Arts: Gallery keeps us in the picture after 150 years
The National Gallery of Ireland will blow out 150 candles on its large birthday cake next Thursday. It will celebrate with a day of events – the highlight being Niamh Sharkey, Laureate na nÓg, author and illustrator, cutting the cake at 3pm and leading young ones in a 'Monster Anniverary Doodle' drawing workshop.
The National Gallery first opened its doors to the public on January 30, 1864. The metaphorical ribbon was cut by the 7th Earl of Carlisle George Howard, but the man really responsible for its establishment was William Dargan, the great Irish railway magnate. Dargan was inspired by a visit to the Great Exhibition held in London in 1851 and became determined that Ireland should have the same kind of celebration of industry and manufacturing; 13 years later, Ireland's national art collection was initiated.
For what is a national gallery without its own national collection? In 1866, there was an annual purchase grant of £1,000 allocated for the acquisition of new pictures. And so the acquiring began.
In 1883, the gallery bought Rembrandt's 'Landscape with the Rest on the Flight into Egypt' for £514 in Christie's in London. Henry Vaughan bequeathed the famous collection of 31 watercolours by JMW Turner (this annual exhibition is on display until next Friday).
The gallery has always done well from bequests. When former director Hugh Lane died with the sinking of the RMS Lusitania in May 1915, he bequeathed part of his estate to be used for the purchase of paintings.
When Nathaniel Hone the Younger died, his wife Magdalen gave more than 200 paintings and over 300 watercolours by her husband to the gallery, one of the largest gift of works by a single artist.
George Bernard Shaw credited the gallery as being a significant influence throughout his childhood and, upon his death in 1950, left one-third of his royalties to the gallery.
Another major donation was by Sir Alfred and Lady Beit, who gave 17 paintings to the gallery in 1987. These featured some of the finest masterpieces of European Western art, including works by Vermeer, Goya, Velasquez and Gainsborough. That same year, the gallery received paintings by Picasso, Giacometti, Jack Yeats, Gerard Dillon and Barrie Cooke, the latter from Maire MacNeill Sweeney in memory of her husband Jack.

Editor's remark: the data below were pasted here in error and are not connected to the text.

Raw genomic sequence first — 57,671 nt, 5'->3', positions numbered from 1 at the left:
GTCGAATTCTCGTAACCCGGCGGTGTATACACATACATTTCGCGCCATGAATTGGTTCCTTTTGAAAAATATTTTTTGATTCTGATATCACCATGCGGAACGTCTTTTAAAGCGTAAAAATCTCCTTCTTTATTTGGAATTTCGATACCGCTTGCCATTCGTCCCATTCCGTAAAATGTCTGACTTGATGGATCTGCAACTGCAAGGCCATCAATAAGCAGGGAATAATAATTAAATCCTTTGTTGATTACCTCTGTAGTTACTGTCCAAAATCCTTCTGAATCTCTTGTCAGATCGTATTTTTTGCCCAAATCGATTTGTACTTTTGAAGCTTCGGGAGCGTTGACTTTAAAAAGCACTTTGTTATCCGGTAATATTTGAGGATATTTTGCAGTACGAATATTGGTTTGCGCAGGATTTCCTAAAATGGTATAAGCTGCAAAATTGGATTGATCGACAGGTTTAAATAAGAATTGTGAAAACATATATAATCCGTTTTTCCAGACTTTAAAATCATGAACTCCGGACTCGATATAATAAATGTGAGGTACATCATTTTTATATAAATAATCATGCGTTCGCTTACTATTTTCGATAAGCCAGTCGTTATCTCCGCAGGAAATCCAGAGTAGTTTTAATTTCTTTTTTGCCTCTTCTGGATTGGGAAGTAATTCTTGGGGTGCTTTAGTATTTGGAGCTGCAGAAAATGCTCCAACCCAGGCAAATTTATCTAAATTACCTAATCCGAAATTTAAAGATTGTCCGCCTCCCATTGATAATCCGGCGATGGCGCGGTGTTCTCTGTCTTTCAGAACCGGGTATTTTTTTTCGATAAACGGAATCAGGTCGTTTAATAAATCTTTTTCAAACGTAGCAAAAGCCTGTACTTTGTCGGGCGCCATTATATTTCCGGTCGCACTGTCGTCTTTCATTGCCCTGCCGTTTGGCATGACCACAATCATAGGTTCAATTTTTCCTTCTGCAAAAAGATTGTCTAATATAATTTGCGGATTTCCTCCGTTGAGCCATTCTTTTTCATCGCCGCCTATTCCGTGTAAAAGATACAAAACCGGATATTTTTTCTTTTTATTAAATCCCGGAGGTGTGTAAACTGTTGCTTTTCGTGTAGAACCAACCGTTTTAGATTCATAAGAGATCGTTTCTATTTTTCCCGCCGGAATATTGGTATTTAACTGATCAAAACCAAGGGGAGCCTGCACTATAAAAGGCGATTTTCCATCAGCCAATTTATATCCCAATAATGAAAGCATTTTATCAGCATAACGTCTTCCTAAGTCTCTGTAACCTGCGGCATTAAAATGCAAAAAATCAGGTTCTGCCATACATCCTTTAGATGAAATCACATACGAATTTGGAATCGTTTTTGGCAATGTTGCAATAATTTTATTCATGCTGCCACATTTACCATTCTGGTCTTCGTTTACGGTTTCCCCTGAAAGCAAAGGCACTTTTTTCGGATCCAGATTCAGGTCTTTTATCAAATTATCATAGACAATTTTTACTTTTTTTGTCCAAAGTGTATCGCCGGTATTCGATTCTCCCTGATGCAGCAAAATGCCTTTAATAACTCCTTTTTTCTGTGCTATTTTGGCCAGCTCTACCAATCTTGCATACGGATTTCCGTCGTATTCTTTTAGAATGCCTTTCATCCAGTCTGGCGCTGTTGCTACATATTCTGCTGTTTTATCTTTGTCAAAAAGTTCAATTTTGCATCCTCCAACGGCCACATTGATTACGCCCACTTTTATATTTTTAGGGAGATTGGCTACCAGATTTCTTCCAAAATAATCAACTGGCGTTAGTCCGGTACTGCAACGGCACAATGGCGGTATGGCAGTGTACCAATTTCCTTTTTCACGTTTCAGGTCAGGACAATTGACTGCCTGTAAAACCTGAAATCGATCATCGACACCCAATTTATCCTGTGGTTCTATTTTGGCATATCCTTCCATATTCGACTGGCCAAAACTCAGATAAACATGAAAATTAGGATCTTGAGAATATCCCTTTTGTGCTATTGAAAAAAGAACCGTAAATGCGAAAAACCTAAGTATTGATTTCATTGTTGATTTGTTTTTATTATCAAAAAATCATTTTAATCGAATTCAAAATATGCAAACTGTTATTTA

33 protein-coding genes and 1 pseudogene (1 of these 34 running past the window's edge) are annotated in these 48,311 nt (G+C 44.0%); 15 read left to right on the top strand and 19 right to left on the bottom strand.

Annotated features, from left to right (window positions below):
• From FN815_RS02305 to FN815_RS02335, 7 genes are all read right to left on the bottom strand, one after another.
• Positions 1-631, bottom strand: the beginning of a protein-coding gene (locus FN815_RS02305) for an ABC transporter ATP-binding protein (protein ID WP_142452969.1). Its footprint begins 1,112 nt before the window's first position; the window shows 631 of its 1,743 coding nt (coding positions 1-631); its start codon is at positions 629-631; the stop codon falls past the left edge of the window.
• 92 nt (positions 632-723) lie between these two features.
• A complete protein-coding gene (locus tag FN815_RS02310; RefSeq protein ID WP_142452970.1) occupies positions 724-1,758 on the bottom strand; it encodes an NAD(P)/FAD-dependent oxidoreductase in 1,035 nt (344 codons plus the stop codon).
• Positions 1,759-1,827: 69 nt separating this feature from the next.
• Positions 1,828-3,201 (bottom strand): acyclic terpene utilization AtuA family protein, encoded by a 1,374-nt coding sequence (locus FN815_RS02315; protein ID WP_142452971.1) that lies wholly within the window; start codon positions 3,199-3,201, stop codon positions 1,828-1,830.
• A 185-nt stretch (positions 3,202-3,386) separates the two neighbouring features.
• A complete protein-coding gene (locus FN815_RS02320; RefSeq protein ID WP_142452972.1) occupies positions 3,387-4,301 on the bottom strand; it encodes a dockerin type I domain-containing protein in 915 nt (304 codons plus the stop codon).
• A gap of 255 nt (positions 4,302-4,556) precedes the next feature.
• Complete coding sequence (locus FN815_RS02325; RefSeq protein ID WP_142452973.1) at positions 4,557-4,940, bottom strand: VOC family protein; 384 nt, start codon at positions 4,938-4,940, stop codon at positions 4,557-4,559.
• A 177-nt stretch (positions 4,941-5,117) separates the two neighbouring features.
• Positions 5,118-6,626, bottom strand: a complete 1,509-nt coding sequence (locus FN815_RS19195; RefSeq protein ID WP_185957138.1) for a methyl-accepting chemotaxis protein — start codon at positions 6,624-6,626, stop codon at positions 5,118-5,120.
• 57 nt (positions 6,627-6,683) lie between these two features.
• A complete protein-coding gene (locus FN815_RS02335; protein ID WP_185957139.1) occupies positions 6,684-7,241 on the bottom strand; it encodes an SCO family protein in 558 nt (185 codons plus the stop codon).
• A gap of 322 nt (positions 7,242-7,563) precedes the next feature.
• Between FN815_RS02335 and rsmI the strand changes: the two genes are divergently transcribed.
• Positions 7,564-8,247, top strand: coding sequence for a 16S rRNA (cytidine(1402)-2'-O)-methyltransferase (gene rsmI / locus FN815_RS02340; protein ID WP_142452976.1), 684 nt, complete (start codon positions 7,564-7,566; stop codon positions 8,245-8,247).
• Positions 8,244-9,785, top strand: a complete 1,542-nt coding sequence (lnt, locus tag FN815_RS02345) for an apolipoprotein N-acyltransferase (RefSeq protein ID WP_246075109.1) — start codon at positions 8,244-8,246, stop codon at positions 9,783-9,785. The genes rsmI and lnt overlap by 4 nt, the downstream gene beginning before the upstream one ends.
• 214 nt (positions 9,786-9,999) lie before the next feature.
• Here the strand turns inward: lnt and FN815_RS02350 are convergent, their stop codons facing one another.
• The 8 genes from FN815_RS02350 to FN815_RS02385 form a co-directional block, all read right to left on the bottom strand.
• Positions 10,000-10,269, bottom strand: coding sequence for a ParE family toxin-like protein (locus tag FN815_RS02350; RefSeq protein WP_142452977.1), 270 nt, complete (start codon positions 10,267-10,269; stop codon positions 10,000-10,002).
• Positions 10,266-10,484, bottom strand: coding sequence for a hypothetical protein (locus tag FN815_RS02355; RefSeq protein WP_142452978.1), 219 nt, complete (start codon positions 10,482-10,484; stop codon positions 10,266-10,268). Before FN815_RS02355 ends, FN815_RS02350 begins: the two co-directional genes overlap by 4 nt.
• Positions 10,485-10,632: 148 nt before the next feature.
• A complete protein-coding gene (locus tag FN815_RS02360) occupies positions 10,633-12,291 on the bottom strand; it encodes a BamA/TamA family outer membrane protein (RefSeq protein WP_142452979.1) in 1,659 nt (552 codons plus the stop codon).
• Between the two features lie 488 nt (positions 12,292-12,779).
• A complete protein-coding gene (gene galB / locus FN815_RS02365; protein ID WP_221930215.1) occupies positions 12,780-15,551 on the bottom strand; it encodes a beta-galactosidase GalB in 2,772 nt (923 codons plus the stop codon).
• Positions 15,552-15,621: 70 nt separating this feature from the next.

In 1990, there was something of an international coup when a painting by baroque master Caravaggio was discovered hanging on the walls of the Jesuit House in Leeson Street, not far from the gallery. The painting, which portrays Christ being betrayed to Roman soldiers by Judas's kiss, needed cleaning, having hung over the priests' dinner table for more than 60 years, but it was soon formally identified as the lost masterpiece, 'The Taking of Christ'. In a very generous move indeed, the Jesuits gave the painting to the National Gallery on indefinite loan. Experts now put the painting's value at more than €30m.
People always think of Jack B Yeats when considering the National Gallery, which makes a change from his brother William, who dominates so many other Irish cultural institutions. And one of the main reasons for this in recent times is that, in 1996, Jack's niece and William's daughter Anne Yeats presented Jack's archive to the gallery.
The gallery has recently had to deal with structural problems in the historic buildings in Merrion Square, deficiencies that were identified in 2000, but have taken well over a decade to be finally addressed. And as a result, regrettably, the gallery itself is only partially open to mark its big birthday. Meantime, an extensive selection of highlights of the collection is currently on view. Sometimes it's easy to overlook that which is permanently on our doorstep – but don't. Do visit.
1 To mark its 70th birthday, The Butler Gallery in Kilkenny Castle is presenting a selection of highlights including photography by Jackie Nickerson, sculpture by Paul Mosse and a very exciting new loan of a suite of prints by world-renowned artist Louise Bourgeois. See www.butlergallery.com
2 What is Living and What is Dead is an intriguing-sounding new work by Simon O'Connor premiering in the atmospheric Pepper Canister Church on Thursday at 8pm. It features Belfast-born pianist Michael McHale performing several pieces from the piano suite, with variations for synthesizers performed by the composer Paul G Smyth. See www.ergodos.ie
3 Ambrose Keogh works for Shell. When the tunnel boring machine he has named Fionnuala sinks into the bog in Erris, Co Mayo, he is magically confronted by Fionnuala of the Children of Lir. Fionnuala puts a geas on him – he's bound to tell the truth about Shell's operations. Expect sparks to fly in Donal O'Kelly's (pictured) suitably confrontational but engaging Fionnuala, which opens in Dublin's New Theatre on Monday. See www.thenewtheatre.com